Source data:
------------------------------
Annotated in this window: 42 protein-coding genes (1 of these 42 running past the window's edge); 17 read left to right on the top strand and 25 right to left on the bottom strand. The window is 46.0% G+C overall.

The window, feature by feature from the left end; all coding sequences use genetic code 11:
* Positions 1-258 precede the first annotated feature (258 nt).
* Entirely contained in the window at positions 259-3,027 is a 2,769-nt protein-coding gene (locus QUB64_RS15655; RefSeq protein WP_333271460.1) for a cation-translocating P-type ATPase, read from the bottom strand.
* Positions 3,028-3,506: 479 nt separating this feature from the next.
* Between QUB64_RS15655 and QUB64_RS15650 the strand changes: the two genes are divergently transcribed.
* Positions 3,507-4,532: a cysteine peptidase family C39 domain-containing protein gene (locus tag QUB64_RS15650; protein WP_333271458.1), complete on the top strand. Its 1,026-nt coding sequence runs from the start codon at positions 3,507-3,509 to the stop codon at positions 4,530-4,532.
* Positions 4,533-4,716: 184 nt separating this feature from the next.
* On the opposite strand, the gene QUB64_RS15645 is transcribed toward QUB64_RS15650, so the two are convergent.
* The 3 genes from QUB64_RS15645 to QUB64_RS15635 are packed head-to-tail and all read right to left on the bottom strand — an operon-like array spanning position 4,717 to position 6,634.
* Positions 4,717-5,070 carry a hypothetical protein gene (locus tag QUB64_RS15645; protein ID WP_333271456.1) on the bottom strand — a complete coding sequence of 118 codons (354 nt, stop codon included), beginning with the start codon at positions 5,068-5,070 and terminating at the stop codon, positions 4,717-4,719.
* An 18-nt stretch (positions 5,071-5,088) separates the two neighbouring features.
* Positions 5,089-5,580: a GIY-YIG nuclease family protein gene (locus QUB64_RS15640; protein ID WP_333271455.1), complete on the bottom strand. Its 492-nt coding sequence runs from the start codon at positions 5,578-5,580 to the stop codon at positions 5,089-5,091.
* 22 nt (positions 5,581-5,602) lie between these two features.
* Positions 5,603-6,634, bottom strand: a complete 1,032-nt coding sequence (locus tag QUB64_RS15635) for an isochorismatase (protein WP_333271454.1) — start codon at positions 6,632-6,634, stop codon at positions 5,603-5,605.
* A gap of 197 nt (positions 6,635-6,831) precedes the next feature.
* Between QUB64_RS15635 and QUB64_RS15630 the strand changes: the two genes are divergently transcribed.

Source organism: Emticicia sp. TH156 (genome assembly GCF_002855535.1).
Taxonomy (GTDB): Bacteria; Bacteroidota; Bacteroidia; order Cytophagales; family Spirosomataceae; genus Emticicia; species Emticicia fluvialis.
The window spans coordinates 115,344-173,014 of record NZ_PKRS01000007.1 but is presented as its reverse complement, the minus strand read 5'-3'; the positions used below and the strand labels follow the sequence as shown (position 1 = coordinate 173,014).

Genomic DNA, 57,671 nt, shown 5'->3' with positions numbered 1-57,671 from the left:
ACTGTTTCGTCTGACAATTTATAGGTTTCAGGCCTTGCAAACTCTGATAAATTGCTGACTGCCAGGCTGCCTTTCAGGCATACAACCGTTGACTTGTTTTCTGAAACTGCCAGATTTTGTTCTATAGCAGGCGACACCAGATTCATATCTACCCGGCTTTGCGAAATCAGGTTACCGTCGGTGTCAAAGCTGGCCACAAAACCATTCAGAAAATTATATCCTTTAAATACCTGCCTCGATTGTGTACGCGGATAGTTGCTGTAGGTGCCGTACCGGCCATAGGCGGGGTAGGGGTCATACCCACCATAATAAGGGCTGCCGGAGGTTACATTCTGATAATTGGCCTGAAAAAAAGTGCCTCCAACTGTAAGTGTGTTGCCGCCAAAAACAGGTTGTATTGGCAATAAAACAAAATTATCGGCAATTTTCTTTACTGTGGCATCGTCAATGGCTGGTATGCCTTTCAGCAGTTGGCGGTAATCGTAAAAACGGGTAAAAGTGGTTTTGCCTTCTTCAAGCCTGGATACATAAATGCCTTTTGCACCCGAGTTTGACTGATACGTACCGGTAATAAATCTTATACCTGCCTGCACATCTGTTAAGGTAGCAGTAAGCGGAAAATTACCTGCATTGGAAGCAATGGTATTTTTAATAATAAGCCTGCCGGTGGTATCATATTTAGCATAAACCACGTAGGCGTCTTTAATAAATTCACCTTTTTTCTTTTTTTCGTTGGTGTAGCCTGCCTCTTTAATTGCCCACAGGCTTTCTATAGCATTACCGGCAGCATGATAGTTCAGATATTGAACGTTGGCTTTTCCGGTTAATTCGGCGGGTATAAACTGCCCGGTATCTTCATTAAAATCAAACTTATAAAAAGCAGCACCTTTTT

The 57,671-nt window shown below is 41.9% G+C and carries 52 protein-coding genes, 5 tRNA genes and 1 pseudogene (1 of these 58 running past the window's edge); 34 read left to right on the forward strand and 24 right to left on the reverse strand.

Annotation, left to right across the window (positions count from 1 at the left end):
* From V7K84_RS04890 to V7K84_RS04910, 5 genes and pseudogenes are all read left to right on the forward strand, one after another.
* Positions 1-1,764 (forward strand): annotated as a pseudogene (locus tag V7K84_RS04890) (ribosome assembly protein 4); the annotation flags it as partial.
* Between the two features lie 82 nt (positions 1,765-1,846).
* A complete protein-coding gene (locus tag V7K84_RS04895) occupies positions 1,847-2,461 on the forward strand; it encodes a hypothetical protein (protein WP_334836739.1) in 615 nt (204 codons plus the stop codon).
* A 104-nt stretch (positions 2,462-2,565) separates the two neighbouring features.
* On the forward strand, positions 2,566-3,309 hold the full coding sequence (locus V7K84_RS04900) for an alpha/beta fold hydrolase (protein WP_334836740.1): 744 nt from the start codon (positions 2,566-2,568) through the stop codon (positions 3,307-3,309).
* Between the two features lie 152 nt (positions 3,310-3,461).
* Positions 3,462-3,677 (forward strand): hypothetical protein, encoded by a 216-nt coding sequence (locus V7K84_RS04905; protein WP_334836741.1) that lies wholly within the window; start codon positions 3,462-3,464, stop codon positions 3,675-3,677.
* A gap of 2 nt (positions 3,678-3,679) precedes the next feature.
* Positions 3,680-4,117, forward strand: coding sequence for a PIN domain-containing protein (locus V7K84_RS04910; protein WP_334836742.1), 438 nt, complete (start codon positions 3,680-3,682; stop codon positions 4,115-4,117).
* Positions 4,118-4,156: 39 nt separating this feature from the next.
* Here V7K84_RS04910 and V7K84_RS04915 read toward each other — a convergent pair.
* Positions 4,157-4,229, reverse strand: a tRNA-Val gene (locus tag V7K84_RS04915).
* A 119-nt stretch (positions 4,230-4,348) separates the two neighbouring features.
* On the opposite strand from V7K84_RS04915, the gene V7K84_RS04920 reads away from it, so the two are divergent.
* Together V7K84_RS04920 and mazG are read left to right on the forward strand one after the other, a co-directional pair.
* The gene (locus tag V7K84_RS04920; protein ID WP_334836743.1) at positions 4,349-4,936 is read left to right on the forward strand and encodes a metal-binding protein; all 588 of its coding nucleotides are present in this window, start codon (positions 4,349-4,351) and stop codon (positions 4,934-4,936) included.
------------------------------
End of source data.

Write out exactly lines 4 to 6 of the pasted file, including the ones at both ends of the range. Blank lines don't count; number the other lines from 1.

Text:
* Entirely contained in the window at positions 259-3,027 is a 2,769-nt protein-coding gene (locus QUB64_RS15655; RefSeq protein WP_333271460.1) for a cation-translocating P-type ATPase, read from the bottom strand.
* Positions 3,028-3,506: 479 nt separating this feature from the next.
* Between QUB64_RS15655 and QUB64_RS15650 the strand changes: the two genes are divergently transcribed.